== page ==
WASHINGTON (Reuters) - U.S.-backed efforts to hunt down fugitive Ugandan warlord Joseph Kony have “significantly degraded” his ability to wreak havoc across central Africa, but more needs to be done before he can be put out of operation, U.S. officials said on Wednesday.
President Barack Obama this week extended the mission of some 100 U.S. military advisers dispatched last year to help African government forces battling Kony’s Lord’s Resistance Army (LRA), accused of terrorizing the region for decades through murder, rape and kidnapping children.
The U.S. officials told a congressional panel on Wednesday that the operation had made some initial progress, but underscored the challenges as the United States seeks to help four African states scour an inaccessible region roughly the size of California.
“The common assessment is that he has been significantly degraded and is in a survival-and-evasion mode at this point,” Amanda Dory, deputy assistant secretary for African Affairs at the Defense Department, said.
“Those are encouraging signs to us, that are shared with our partners.”
The U.S. deployment is part of a series of international moves to ratchet up the pressure on Kony, whose LRA rebels are notorious for hacking off limbs and abducting children. They have taken refuge in the steamy jungles straddling the borders of the Central African Republic, South Sudan and the Democratic Republic of Congo.
The anti-Kony campaign has also received a major public U.S. relations boost after an activist group released a video entitled “Kony 2012” that became an Internet sensation and won a series of celebrity endorsements.
The U.S. military deployment has won broad bipartisan support in the United States, but lawmakers pressed the officials on Wednesday for word on how long it might take to bring Kony and his henchmen to justice.
“One of our biggest challenges with the mission collectively is expectations management,” Dory said, citing difficult access and limited infrastructure in the targeted border area.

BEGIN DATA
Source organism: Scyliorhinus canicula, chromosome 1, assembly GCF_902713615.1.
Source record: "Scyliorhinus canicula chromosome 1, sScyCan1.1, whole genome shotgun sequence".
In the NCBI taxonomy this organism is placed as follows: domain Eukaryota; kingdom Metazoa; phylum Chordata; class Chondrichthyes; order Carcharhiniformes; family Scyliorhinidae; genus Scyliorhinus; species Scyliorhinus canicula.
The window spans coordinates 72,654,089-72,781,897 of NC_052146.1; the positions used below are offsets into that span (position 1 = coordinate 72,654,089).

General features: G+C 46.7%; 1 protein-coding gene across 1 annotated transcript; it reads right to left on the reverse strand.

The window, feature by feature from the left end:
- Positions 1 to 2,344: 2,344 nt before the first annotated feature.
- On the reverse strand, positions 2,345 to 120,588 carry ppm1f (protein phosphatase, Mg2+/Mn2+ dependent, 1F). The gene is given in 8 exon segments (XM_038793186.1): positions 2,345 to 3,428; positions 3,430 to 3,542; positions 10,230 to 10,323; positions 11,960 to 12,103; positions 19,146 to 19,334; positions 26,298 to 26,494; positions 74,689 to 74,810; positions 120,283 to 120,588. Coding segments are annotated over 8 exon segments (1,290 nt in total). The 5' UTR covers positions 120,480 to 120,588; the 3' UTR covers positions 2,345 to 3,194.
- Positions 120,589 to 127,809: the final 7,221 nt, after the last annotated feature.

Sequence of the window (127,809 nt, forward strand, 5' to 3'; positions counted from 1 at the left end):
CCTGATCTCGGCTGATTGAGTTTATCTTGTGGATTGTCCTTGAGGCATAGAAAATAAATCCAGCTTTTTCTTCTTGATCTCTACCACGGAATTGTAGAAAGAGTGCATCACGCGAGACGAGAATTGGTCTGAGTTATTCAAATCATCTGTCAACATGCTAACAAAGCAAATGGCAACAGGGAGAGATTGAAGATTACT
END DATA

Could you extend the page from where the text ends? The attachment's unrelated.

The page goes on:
“It’s a very challenging terrain in which to find a small number of needles in a haystack,” Dory said.
Donald Yamamoto, deputy assistant secretary for African affairs at the State Department, said the U.S. mission was making progress in building regional military cooperation and improving programs such as cellphone alert networks, which local villages can use to warn of impending LRA attacks.
He said the United States believed Kony was down to about 150 active fighters and that defections from the group were increasing, although he said it appeared those in the field were stepping up their attacks.
“In the last three months the number of attacks by Kony’s group has increased. But we are trying to limit those areas of operations,” Yamamoto said, saying it was still proving difficult to pinpoint Kony’s possible whereabouts.
“Kony is such an elusive character, and he travels very stealthily, so it is difficult,” he said.
Military forces on the ground have encountered numerous obstacles, often trekking through hanging vines and dense foliage that cut visibility and wading chest-deep through crocodile-infested rivers.
Kony, a self-styled mystic leader who at one time wanted to rule Uganda according to the biblical Ten Commandments, fled northern Uganda in 2005, spurring a cat-and-mouse chase that has gone on for years.
While some in the region had hoped the greater U.S. involvement in the hunt would bring quick results, Obama has emphasized that the troops’ mission would be to assist regional forces with intelligence and logistics, and that they would not engage in combat except in self-defense.
Reporting By Andrew Quinn; Editing by Cynthia Osterman